Charles Manson doesn’t represent the apex of hippiedom, or the dark side of the ’60s dream, any more than Sweeney Todd represents the tastes and attitudes of Victorian-era English barbers.
Strange as it is to say, Charles Manson has had quite an extensive pop-culture afterlife. Recently, he and his infamous cult served as an important subplot in Quentin Tarantino’s new film Once Upon a Time ... in Hollywood. He’s also been popping up at various points in the pop-cultural zeitgeist: Fictionalized versions of him appear in TV shows such as Mindhunter and Aquarius, and in Emma Cline’s excellent novel The Girls. Karina Longworth’s superbly researched You Must Remember This podcast, which chronicles lost or forgotten Hollywood history, includes a series of episodes exploring Manson’s peripheral connections to the industry. There are plenty of amateur and professional documentaries analyzing his life and crimes, and he was interviewed by several prominent journalists (as well as Geraldo Rivera) over the years.
Then there are the biographies and true-crime books, including one by the lawyer who put him away, that explain his case in exhaustive detail. His songs have been covered by famous musicians, and back in the ’90s he occasionally appeared on T-shirts. I can think of a few times when he’s been used as a punch line in various comedy bits. It’s fair to say that at this point pretty much every aspect of his lurid life story has been thoroughly told and retold through different lenses. There really isn’t much left to uncover about him—and truth be told, there wasn’t really all that much there to begin with. The issue isn’t necessarily the quality of any of these particular examples—some of them are quite thoughtful and multifaceted in their own right—but the quantity of his appearances in pop culture is a little troubling.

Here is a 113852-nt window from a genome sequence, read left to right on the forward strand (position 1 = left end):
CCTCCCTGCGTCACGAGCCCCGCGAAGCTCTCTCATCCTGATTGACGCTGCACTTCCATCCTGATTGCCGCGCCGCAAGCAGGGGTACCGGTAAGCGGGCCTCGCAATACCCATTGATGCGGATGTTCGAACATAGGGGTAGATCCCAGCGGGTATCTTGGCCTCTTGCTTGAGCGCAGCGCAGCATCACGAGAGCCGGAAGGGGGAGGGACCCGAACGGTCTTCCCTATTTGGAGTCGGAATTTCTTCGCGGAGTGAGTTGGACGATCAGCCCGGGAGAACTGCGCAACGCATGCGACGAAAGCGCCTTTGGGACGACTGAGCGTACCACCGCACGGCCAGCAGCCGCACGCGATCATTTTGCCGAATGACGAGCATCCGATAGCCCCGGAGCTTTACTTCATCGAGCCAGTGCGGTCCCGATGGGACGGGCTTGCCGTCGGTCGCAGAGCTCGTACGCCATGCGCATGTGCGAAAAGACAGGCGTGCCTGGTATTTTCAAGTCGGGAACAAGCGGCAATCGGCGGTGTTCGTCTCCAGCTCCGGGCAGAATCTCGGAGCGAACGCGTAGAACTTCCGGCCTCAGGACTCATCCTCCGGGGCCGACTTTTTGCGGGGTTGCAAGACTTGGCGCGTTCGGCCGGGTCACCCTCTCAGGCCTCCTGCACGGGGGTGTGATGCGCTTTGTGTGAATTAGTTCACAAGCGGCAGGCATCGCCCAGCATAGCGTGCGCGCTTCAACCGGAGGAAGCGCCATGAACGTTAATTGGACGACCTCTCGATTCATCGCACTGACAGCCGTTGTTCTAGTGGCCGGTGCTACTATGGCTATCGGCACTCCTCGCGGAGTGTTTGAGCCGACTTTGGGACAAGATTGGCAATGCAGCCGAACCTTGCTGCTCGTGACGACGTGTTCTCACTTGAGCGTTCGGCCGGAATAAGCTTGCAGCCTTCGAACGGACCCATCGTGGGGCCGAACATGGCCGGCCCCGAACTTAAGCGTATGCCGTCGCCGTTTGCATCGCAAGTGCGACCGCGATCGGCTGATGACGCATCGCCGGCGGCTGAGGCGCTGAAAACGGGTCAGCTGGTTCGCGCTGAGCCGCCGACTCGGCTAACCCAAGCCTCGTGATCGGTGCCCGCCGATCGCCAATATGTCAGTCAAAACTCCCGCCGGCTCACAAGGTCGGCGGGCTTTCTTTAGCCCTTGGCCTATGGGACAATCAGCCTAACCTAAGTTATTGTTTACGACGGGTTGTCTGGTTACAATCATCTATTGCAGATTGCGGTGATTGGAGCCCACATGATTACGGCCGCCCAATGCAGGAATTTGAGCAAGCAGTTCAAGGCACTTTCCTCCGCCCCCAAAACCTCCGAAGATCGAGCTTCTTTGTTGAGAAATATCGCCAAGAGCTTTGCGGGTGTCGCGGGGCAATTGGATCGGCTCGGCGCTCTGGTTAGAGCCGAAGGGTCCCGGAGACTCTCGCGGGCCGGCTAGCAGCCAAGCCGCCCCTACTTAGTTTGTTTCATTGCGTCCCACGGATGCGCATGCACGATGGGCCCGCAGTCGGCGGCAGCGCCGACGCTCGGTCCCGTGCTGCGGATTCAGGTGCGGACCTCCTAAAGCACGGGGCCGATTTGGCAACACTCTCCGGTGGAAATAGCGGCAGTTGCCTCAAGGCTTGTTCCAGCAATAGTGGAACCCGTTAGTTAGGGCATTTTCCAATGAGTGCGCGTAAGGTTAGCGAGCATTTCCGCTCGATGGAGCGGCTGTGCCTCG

The first problem with all this sympathy for a devil is that all of this attention bestows on Manson a certain measure of the fame he always craved. It also unintentionally indulges in a certain aspect of his shtick, which was to subtly suggest that he had more depth than he really possessed. Part of what helped him to create his cult in the first place was his fairly ordinary obsession with fame and pop culture. Who hasn’t wished to be a rock star or celebrity at one point or another? Manson continually stoked a murderously distorted version of that normal desire in some gullible, alienated youngsters, and demonstrated equal amounts of ruthlessness and cluelessness about what it meant and how to accomplish it. In a certain sense, he’s no less of an amoral social climber than Patricia Highsmith’s Tom Ripley, who doesn’t waste any time having moral qualms about killing his way into hanging out with the beautiful people. It’s a common American trait to want fame and fortune but not have a very clear idea about what to do with it if it’s ever attained. When you get right down to it, Manson’s truest motivations were really about as banal as evil gets.
On some level, we are all intrigued by the dark side. Centuries of mythology and literature are full of dynamic villains who flout convention and shatter the social contract to get what they’re after. Satan famously gets the best lines in Paradise Lost, and lots more people tend to want to check out Dante’s Inferno than his travels to purgatory or paradise. But one thing that every great writer knows is that the bad guys need to have something interesting about their characters, a compelling motivation or psychological complexity or dark eloquence that keeps them interesting. There really isn’t any of that going on with Manson.